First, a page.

Hippo hype: GW’s out-and-about secret society fuels intrigue

Click here to view a photo of an invitation to the Order of the Hippo initiation ceremony

Contrary to popular belief, GW does not have a secret society.

Rather, it has an administration-sponsored society – the Order of the Hippo – that does not make great efforts to keep its meetings and rituals a secret.

The society’s open secrecy only fed the curiosity and contempt of a handful of students who staked out an Order of the Hippo initiation ceremony Friday night at the Media and Public Affairs building. They criticized University officials – who are whimsically non-committal even about the group’s existence – for playing favorites with the select group of students chosen as members.

“I don’t really think that students realize that the thousands of the dollars they give to this university are going to sponsor events of an elite class of students,” former Student Association presidential candidate Ben Traverse said.

The networking organization counts scores of alumni, students and staff among its members. Most of the current and former students affiliated with the Order of the Hippo have ties to the SA.

The society only shows its face occasionally on campus, mostly to engage in philanthropic acts and sponsor the yearly celebration of George Washington’s birthday in University Yard. What other functions it serves, if any, remain a mystery.

So Friday’s gathering on the second floor of the MPA building – followed by a reception at the University Club – was mysterious for what order members weren’t saying: namely, what they were doing.

Students also raised questions about the intentions of the order after some of its apparent participants were seen Thursday night walking around campus blindfolded and with painted faces. Several of the organization’s members who were seen at the SMPA building Friday declined to talk about Thursday night’s events.

University Marshal Jill Kasle, who denied the existence of the group, said if it were real, it would be “dedicated to the well-being of GW and the people who live, work, eat and sleep here.”

She said the order would undertake a charity project on a yearly basis – if it did exist. The group may have donated artwork to be put in classrooms and a telescope for the 1957 E St. rooftop terrace.

“If it did exist I may act as an advisor to the group,” Kasle said.

Trachtenberg also did not acknowledge the organization’s existence.

“I’ve never heard of it,” Trachtenberg said as he walked out of the Order of the Hippo event at about 10 p.m. Friday. “As far as I know a hippo is one of those beasts in the jungle. They swim around.”

Traverse, who is making a documentary on the Order of the Hippo, was one of several students who turned Friday’s gathering into a circus of suspicion.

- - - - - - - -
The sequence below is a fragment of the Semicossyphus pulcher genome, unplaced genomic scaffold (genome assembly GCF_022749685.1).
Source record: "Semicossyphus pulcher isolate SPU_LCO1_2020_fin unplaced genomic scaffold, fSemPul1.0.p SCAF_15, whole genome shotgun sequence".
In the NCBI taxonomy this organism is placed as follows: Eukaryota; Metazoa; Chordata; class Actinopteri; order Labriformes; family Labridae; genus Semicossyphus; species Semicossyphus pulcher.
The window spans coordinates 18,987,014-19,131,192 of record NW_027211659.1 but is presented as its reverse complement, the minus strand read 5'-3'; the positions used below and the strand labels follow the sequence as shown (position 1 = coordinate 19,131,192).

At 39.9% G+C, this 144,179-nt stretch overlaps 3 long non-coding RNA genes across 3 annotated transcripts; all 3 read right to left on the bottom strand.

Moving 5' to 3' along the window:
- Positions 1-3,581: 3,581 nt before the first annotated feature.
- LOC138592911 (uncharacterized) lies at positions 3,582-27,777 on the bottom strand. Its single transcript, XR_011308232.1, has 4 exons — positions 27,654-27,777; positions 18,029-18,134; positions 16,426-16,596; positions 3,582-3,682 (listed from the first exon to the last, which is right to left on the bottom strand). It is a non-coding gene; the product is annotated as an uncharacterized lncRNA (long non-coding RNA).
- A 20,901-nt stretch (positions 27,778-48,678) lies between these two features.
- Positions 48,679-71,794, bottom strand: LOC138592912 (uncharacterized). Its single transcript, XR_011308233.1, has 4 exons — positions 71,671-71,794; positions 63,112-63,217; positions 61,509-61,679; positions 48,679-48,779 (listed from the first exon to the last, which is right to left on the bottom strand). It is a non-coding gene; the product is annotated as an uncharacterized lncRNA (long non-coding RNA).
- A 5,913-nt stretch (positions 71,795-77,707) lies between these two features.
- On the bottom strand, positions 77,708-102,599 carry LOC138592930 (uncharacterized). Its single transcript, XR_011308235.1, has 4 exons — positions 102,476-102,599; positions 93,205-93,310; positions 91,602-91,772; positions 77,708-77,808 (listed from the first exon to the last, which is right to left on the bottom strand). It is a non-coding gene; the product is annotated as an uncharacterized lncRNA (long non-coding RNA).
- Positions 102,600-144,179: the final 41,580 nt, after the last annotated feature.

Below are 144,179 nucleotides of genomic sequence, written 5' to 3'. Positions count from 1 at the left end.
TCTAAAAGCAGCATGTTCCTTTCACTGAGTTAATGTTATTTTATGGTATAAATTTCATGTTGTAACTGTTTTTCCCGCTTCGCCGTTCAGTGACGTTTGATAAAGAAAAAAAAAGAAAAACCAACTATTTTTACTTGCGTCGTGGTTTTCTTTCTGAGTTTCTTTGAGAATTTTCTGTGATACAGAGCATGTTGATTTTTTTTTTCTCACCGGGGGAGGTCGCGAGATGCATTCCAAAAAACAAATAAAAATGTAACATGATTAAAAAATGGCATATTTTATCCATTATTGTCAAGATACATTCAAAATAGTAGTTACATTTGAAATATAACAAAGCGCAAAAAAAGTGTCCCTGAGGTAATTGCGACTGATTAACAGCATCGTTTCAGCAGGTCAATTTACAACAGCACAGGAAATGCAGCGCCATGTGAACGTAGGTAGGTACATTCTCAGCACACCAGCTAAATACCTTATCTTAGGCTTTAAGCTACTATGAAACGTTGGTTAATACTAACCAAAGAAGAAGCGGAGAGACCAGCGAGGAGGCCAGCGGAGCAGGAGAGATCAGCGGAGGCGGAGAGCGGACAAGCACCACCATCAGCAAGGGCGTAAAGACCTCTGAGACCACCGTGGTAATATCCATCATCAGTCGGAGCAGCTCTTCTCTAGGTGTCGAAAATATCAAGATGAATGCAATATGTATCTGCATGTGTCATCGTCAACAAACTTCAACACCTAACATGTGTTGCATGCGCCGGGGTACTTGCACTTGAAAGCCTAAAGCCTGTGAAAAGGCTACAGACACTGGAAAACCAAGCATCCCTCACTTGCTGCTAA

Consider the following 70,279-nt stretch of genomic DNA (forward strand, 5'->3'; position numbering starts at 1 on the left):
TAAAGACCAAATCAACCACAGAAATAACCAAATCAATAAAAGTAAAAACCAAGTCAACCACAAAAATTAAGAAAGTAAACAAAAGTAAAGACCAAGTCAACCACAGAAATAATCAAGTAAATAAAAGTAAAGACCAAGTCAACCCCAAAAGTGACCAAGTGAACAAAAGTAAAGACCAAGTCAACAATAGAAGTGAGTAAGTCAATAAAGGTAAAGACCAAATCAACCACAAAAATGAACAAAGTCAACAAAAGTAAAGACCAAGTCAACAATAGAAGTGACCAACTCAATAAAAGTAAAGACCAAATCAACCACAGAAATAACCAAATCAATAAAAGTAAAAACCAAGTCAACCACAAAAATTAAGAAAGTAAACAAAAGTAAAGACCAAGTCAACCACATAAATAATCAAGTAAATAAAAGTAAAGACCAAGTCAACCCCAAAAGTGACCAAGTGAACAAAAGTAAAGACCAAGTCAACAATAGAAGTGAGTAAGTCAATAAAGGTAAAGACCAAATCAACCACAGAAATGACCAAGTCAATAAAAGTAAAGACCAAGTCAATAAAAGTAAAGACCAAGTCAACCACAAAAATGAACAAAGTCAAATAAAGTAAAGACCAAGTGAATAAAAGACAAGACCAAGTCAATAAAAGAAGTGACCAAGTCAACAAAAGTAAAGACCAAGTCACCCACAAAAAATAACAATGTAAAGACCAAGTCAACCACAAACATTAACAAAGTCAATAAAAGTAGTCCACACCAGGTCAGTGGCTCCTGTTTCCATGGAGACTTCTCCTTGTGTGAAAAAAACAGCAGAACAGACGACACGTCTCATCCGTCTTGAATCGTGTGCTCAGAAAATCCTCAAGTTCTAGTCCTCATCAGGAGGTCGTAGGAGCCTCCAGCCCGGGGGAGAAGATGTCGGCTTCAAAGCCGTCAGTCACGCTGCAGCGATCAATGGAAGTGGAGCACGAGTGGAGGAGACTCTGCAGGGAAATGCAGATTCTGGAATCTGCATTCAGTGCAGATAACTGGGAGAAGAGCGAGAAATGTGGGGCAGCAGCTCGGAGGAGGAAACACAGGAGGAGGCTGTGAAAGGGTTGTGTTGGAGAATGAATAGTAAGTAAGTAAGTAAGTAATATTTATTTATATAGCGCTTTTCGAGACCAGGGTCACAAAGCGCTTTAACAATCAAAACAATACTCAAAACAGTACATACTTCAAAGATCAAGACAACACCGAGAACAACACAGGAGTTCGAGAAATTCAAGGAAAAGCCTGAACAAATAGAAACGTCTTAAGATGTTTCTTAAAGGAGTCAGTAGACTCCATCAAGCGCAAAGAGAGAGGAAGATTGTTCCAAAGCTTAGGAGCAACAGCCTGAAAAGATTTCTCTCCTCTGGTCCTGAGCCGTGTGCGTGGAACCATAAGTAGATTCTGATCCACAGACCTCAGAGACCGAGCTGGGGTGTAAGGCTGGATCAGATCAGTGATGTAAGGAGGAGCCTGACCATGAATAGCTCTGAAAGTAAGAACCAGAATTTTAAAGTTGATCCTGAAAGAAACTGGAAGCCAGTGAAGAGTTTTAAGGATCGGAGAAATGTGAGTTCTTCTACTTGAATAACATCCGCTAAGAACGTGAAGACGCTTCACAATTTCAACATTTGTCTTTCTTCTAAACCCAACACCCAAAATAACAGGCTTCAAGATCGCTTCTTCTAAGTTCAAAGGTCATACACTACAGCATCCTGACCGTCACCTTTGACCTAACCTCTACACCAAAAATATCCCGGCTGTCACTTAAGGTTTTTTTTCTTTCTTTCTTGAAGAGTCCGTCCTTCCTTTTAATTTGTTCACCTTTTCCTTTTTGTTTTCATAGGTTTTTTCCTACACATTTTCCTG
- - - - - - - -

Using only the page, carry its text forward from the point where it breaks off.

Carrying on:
From a white Dodge Caravan, the students video-recorded a congregation of apparent Order of the Hippo members outside the MPA building. Before entering the lobby of the building, about 15 students in black-tie attire gathered for a photo in front of the bronze hippopotamus statue across from the MPA building. It’s unknown how many of the students – among them former SA Executive Vice President Eric Daleo and outgoing Marvin Center Governing Board chair Chrissy Trotta – belong to the Order of the Hippo.

University Police officers were dispatched to the MPA building to ask Traverse and SA Senate chief of staff Asher Corson to stop recording. Traverse and Corson said they were on public property and continued taping.

A number of other universities have similar secret societies, most notably Skull and Bones at Yale University. Traverse said the distinction between the Order of the Hippo and other secret organizations is that universities do not usually sponsor such groups.

“I think it is unethical for the president of the University to be partaking in a secret society that selects members based on who is special and more deserving of inclusion,” Traverse said.

Other students said they were not upset by the order’s existence.

“I have no problem with it,” outgoing SA President Omar Woodard said. “It’s an organization of student leaders and administrators that come together to share a discourse on a wide variety of topics, to my knowledge.”

Woodard acknowledged that several members of his cabinet and some of his friends are in the Order of the Hippo but would not disclose names.

Several students at Friday’s gathering were seen on campus Thursday night being led around University Yard in blindfolds. The participants, some of whom had their faces painted, were also spotted making speeches in front of the hippo statue.

Woodard added, “I respect the organization, their rituals, and I really don’t care, so long as students aren’t getting hurt.”

-Michael Barnett, Erin Shea and Kyle Spector contributed to this report.

The Hatchet has disabled comments on our website. Learn more.